HARRIS COUNTY, Texas — Early Thursday morning, dozens of pets from the Harris County Animal Shelter took off on a bus bound for Oklahoma, and advocates hope, forever homes.

“It’s gonna be fun,” said Juan Virguez, one of the bus drivers, who also helped prep the bus and coordinate logistics. “It’s a new option. That’s what we’re here for.”

Virguez says he has a special mix CD with nature sounds to help the 61 dogs and cats onboard the “Rescue Express” bus sleep on the eight-hour drive and will make “at least two stops” along the way.

The bus pulled out of the Harris County Animal Shelter’s parking lot around 7:15 a.m. Thursday, bound for the Humane Society of Tulsa.

“At that point, the Humane Society United States will kind of take over, all the animals will be vetted, they’ll have a bit of a quarantine process just to make sure that they’re healthy,” said Kerry McKeel, Senior Communications Specialist with the Harris County Animal Shelter.

McKeel says those animals will then be moved to HSUS shelters around the U.S. and Canada, which, unlike the Houston area’s chronically overcapacity shelters, need more adoptable animals to meet their community’s demand.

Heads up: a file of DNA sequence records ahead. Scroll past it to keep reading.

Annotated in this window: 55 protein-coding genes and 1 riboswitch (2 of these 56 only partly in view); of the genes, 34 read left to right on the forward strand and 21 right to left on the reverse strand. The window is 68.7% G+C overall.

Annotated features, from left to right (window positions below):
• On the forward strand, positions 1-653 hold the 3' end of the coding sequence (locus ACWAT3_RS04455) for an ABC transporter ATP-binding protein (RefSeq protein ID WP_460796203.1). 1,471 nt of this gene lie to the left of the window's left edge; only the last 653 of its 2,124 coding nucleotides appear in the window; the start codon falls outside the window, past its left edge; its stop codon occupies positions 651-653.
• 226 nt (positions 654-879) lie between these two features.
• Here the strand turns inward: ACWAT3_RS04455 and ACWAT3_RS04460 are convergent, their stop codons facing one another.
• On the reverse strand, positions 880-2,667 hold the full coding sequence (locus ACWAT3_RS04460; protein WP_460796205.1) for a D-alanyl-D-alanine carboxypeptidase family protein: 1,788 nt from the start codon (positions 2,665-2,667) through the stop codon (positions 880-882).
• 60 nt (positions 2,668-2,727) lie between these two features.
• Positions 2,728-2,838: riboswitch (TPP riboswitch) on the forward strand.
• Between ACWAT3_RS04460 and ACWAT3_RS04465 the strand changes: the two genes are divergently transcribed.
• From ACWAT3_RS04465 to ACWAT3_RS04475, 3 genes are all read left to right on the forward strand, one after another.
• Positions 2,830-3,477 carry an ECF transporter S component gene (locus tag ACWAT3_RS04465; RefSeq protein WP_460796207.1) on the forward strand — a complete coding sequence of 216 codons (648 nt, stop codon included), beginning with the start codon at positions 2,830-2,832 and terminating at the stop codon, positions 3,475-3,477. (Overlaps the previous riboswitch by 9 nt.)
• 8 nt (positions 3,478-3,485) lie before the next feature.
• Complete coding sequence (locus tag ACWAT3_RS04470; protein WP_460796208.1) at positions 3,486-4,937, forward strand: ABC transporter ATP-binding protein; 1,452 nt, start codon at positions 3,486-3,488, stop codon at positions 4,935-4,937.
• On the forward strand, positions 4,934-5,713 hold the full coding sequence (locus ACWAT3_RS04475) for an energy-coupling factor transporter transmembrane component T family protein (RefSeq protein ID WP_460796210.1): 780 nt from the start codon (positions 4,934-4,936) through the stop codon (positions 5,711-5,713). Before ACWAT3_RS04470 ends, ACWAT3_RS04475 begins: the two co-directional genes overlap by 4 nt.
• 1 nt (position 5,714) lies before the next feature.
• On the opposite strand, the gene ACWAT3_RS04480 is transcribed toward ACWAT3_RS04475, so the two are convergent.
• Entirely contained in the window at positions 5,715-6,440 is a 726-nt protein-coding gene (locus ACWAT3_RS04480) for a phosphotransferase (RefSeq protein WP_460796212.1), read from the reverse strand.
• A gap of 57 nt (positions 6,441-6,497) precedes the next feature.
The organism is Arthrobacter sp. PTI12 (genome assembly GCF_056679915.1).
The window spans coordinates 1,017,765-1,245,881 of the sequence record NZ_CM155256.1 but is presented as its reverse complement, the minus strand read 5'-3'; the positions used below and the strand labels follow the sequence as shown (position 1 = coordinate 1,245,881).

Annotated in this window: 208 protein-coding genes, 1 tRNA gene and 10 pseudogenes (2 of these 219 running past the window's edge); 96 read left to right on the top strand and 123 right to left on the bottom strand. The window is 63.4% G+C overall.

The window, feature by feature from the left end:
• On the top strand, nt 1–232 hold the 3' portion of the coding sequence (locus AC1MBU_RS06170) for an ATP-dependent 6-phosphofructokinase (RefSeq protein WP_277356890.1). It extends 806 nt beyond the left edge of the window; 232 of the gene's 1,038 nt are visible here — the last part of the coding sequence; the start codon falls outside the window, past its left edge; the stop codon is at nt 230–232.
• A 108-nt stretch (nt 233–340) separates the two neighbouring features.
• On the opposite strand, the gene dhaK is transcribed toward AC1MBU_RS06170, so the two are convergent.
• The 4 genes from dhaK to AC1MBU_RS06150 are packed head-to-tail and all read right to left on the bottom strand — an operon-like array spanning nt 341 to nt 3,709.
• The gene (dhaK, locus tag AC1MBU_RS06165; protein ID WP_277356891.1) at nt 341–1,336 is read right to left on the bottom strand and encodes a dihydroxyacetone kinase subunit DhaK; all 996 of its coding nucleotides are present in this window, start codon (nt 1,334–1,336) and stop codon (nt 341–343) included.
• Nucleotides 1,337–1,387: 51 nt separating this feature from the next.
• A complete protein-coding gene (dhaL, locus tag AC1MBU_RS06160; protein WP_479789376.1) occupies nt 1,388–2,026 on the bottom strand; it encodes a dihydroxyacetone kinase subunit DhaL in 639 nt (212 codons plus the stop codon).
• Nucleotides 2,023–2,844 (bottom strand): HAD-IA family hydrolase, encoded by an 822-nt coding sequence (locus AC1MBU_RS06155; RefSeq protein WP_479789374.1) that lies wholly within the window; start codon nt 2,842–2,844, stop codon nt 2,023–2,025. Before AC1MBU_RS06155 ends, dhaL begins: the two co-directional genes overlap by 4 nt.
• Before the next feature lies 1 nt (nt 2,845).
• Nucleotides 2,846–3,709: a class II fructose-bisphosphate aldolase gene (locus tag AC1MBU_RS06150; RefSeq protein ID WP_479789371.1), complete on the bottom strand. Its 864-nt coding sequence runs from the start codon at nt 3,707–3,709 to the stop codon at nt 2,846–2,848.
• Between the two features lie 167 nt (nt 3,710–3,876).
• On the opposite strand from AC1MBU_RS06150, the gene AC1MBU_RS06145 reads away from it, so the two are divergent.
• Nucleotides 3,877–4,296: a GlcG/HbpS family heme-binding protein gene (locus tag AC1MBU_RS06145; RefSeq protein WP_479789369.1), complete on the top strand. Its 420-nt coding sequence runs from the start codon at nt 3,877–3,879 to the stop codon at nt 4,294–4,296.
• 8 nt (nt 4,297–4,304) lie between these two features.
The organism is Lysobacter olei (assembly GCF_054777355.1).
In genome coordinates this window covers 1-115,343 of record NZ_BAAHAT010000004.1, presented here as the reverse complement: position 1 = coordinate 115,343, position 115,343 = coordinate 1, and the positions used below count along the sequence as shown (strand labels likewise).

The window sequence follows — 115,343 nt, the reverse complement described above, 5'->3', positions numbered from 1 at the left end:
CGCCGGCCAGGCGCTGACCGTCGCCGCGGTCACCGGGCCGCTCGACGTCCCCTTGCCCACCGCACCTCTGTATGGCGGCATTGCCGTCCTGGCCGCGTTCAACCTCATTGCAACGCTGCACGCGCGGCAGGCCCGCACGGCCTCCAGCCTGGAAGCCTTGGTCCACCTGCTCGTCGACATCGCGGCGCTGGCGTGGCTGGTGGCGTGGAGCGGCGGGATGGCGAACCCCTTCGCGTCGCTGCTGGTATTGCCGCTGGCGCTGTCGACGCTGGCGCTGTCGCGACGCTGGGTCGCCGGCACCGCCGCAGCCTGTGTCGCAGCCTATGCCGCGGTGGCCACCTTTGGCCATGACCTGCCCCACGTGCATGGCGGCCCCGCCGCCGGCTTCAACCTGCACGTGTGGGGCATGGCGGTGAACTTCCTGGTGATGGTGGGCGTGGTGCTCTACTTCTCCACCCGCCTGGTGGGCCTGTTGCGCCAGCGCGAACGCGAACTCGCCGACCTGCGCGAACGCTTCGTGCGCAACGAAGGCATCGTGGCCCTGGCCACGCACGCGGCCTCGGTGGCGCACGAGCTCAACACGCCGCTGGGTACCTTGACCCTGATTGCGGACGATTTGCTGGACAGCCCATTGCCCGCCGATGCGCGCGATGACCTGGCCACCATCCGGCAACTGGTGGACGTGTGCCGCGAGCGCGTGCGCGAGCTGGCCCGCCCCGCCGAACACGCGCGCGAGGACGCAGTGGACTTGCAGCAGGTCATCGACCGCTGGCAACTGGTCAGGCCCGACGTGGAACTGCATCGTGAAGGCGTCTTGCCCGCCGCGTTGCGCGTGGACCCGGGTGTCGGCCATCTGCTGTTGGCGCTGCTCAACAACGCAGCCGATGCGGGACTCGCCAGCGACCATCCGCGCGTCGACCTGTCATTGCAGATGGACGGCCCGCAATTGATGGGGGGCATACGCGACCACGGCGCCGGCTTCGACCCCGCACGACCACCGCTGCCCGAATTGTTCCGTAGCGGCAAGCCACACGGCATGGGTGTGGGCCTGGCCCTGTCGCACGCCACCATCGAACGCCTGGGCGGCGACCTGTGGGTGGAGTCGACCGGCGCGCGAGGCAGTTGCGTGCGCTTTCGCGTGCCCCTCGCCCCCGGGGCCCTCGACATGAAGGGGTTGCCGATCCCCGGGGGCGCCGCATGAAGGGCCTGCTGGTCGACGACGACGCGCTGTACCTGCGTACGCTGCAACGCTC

“I think Houston is unique in that we have winters that don’t freeze out, and we also have kind of a topography that lends itself to animals living on the street,” said Tena Lundquist Faust, Co-President of Houston PetSet, the nonprofit that raised money to fund Thursday’s transport. “There are rural pockets where they can hide. They don’t have that in the North.”

Houston Pet Set and the Humane Society are partnering on the plan to keep transporting about 150 animals per month from the Harris County Animal Shelter.

“It’s a huge impact,” said McKeel. “We receive about 40 to 60 animals every single day, so even later today when we open, we’ll be getting more animals in. So, the more that we can keep getting animals out and have a positive outcome for them, the better.”

Lundquist Faust said the transports will continue through 2019 and years to come.

“There’s a huge price tag for doing that, but it’s worth it,” said Lundquist Faust, who estimates each transport costs between $5,000 to $7,000. “It’s worth it to get these animals a loving home, to get them off the streets so they’re not continuing to breed exponentially.”

Lundquist Faust says anyone wanting to help can donate through the Houston PetSet website.